On January 16th, DC Ed Tech and YEP DC (Young Education Professionals DC) cohosted an event entitled “Hype or Hope? An Exploration of Emerging Education Technologies” and attended by 80 educators, innovators, and members of the Washington, DC education and technology community. The panel of Dr. Elias Carayannis, Abbey Goldstein, Laurel J. Horn (Special Education Teacher at Thurgood Marshall Academy), Kijana Mayfield, and Maura Marino discussed innovation and its purpose in education, debating the value of the much maligned and praised role of technology in education. The presentations that followed showed exactly how the innovation was being implemented.
The panelists generally agreed that technology is not a “fad” for education, and as an industry it is important to show how to successfully implement new technologies and methods in schools. Technology is not going away and has a real opportunity to revolutionize education; however it should not be implemented solely because it is technology, but to solve a problem.
There are many problems and struggles in education that would benefit from new solutions, but applying an innovative technology just because it is innovative is generally ineffective. The teacher on the panel mentioned several instances where she was asked to utilize something just because it was new and innovative and it didn’t work. However there were other instances where technology had simplified classroom procedures or created solutions for teaching and learning difficulties. Ms. Horn’s examples of successful technology implementation included the use of Mimio boards, Kindles (used for the reading impaired) and blended school software like Education Elements.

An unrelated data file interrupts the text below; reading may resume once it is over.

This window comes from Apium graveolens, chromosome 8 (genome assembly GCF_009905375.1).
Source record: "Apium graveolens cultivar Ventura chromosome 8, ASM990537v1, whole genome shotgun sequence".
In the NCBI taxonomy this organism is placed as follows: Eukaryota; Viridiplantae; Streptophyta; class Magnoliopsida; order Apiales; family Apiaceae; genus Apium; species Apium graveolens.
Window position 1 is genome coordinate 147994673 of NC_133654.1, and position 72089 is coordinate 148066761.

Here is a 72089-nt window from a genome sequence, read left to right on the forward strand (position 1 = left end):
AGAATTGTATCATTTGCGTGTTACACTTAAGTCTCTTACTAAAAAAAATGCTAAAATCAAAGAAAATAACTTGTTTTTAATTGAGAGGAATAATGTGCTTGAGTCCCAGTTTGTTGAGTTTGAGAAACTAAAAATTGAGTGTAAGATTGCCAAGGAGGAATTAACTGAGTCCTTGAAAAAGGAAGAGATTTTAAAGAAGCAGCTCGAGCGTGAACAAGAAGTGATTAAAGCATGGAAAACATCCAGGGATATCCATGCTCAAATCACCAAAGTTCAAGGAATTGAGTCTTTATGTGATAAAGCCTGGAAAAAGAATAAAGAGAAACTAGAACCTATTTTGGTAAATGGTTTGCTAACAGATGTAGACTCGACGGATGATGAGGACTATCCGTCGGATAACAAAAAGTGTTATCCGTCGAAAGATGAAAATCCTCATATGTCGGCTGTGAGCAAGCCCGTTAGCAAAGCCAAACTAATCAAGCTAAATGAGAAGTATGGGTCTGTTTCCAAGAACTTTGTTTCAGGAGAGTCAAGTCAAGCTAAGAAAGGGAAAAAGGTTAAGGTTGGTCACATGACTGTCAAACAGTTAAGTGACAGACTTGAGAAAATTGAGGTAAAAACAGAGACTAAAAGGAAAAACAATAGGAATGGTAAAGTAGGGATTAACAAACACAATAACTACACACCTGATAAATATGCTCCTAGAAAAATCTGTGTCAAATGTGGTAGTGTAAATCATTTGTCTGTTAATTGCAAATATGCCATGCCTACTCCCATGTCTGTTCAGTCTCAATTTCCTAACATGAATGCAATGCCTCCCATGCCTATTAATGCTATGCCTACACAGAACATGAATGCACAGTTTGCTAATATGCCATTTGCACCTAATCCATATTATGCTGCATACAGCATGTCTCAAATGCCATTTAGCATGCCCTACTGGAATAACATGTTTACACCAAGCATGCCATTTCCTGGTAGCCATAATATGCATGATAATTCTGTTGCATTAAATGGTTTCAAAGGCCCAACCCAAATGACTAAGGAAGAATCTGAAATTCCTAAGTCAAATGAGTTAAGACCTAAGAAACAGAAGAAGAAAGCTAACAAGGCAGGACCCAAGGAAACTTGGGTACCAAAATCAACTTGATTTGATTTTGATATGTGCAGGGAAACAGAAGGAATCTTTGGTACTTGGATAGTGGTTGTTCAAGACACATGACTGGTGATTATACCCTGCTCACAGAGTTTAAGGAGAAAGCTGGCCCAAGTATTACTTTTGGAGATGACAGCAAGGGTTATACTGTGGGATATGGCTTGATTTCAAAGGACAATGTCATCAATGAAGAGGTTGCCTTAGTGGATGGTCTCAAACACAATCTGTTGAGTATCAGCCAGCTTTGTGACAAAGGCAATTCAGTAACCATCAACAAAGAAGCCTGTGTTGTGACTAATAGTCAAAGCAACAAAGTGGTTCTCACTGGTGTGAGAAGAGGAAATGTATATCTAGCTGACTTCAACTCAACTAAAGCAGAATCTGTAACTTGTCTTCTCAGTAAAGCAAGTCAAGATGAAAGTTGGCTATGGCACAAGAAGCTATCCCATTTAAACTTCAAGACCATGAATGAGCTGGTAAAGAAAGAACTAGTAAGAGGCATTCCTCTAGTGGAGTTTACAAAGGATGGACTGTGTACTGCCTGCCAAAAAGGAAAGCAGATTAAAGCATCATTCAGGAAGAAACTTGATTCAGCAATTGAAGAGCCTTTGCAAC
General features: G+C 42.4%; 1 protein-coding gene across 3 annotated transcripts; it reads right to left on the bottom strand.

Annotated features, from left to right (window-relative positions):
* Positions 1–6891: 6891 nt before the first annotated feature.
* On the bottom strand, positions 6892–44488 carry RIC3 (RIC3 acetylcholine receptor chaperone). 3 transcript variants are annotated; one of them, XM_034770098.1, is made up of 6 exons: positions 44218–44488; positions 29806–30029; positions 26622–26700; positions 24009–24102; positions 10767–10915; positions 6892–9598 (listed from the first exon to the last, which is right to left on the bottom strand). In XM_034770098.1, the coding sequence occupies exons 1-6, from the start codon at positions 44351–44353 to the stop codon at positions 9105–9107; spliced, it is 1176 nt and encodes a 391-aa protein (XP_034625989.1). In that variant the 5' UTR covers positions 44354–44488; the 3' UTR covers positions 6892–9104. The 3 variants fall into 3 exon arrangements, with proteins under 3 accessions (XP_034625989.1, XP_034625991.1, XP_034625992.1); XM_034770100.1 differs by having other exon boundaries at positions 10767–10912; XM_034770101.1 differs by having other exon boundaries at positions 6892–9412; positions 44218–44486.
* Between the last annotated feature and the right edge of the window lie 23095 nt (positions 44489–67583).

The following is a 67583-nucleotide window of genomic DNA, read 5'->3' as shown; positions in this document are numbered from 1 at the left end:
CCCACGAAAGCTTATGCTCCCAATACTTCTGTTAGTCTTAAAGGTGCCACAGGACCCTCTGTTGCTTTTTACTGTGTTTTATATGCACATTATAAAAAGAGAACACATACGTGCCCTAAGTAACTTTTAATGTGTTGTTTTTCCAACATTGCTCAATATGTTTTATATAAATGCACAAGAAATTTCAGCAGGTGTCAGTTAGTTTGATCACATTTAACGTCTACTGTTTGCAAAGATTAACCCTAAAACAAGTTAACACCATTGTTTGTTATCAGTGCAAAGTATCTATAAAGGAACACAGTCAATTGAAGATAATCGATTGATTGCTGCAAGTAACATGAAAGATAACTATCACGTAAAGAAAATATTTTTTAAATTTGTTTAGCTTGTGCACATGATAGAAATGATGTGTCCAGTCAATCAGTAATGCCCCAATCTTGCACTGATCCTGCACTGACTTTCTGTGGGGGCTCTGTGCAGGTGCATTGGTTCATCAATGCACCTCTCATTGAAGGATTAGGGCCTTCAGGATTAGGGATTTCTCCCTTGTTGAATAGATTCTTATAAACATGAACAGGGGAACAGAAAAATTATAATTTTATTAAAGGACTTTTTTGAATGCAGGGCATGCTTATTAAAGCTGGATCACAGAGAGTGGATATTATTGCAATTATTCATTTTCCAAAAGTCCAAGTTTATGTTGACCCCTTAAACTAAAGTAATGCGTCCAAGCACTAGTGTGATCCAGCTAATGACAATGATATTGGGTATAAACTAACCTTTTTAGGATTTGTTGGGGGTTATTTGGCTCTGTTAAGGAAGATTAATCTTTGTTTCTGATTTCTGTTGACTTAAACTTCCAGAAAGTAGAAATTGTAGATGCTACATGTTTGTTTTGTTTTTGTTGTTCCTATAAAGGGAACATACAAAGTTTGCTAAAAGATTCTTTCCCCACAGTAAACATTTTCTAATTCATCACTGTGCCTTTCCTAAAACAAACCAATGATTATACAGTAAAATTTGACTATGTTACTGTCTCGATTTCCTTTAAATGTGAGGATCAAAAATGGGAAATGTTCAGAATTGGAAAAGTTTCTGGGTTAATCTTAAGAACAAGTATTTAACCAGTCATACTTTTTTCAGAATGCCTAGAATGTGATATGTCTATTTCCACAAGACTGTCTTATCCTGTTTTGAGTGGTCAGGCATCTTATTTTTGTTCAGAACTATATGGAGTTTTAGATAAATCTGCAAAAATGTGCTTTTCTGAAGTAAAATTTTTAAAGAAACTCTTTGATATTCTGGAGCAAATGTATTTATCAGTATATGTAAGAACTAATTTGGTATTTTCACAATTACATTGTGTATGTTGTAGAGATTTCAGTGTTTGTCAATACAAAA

Presentations by DC-based companies Naviance, AlwaysPrepped, LearnZillion, and SchoolForce capped off the evening. These four show-and-tell style presentations gave an opportunity for companies to show off their products to the gathered crowd of education industry enthusiasts. Several of the presentation/discussions allowed teachers and developers the opportunity to interact and understand the role of each in the classroom. Some of the presenters were in fact teachers previously and had developed their products to solve a need within their own classrooms; LearnZillion was created by a principal at a DC school looking to solve communication problems between classroom and the home.
So, is Ed Tech hype or hope? SIIA members say hope, but the key is solving educational problems and making products that teachers and schools need and can use. For the past five years SIIA has run an Innovation Incubator Program that reviews many applicants like those companies who presented at the Hype or Hope event. We see many great products that give hope to students struggling to learn and the industry at large. Look for the new innovations we find at our Ed Tech Industry Summit in May!
Lindsay Harman is Market and Policy Analyst for the SIIA Education Division.